There is evidence that points to Washington’s guilt, but nothing conclusive. His guilt, however, is not relevant to this story, so suffice it to say that he may very well have killed Lucy Fryer, and he may well have been mentally unstable. He did in fact sign a confession admitting guilt, but he was illiterate and the language of the document, we can imagine, is quite unlike the language he would have used. But that is irrelevant; his trial and its aftermath are the only thing at the heart of this story.
Prosecutors tried to rush through his sentencing so that public opinion would not have time to foment and issue in a violent lynching, an experience not unfamiliar to an area notorious for mob violence. Jesse was indicted on May 11 and his trial was set for the following Monday morning, May 15, 1916, one week after Lucy Fryer’s murder.
Six inexperienced lawyers were chosen to represent him on that Monday. Not one of them spoke to their client before the trial. As Bernstein points out about the nature of these speedy trials, “the practice of lynching was to be ended by hustling defendants through fast-paced trials and straight on to eternity in record time — in effect, converting illegal lynchings into legal ones.”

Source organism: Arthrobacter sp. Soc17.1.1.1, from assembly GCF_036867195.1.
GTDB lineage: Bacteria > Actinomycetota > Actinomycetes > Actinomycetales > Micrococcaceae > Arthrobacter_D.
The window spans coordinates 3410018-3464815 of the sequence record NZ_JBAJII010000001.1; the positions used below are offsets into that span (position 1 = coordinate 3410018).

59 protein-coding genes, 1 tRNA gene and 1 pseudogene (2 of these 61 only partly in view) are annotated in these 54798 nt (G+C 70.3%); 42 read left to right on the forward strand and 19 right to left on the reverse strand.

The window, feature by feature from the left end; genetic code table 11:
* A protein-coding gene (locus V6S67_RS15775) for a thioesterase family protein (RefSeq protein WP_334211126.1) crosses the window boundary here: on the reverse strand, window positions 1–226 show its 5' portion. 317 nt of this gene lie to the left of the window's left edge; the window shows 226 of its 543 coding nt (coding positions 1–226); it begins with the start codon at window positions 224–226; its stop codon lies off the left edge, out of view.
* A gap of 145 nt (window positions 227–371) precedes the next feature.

The Sunday before the trial hoards of people starting streaming into Waco from outlying cities on the railroad lines. People came from every town within twenty miles to come see Washington’s trial. On the morning of the trial, according to the Times Herald, as many as twenty-five hundred people crowded into Judge Monroe’s courtroom, “churning around the chamber for an hour, flooding the balconies and standing two persons high wherever a railing or a bench permitted.”
The trial started at 10 a.m. Were the old men under the tree speculating or were they fighting for a view of Jesse Washington? The prosecution presented their evidence and the crowd boiled. Washington’s defense declinded to make a final argument. Four minutes after the jury retired they came back and at 11:22 foreman W.B. Brazelton read the verdict: “We the jury find the defendant guilty of murder as charged in the indictment and assess his penalty at death.”
All of a sudden, as the court officers were preparing to take Washington away, a young farmer in the back cried, “Get the nigger!” A man standing by the judge said, “They are coming after him”, and then the thousands of bodies started rushing in unison to get their hands on Washington. The sheriffs had already silently exited the courtroom to avoid a confrontation with the wave of people. The mob tackled a terrified Washington and carried him by the collar down the back stairs and out into alley, tearing off his clothes as they went. Once outside they strapped a chain around his neck and proceeded to drag him down Washington street. One of the most chilling descriptions came from an observing reporter, who said that Washington “became the plaything of the mob.” As they dragged him down Washington street, which now holds Waco’s shame in its name, the young black boy cried out, “Haven’t I one friend in this crowd?” He didn’t. The crowd had already begun slashing him with their knives and “he was covered in blood long before the square was reached.” Every man had his turn at the plaything, with shovels, bricks, clubs, and anything that could inflict pain.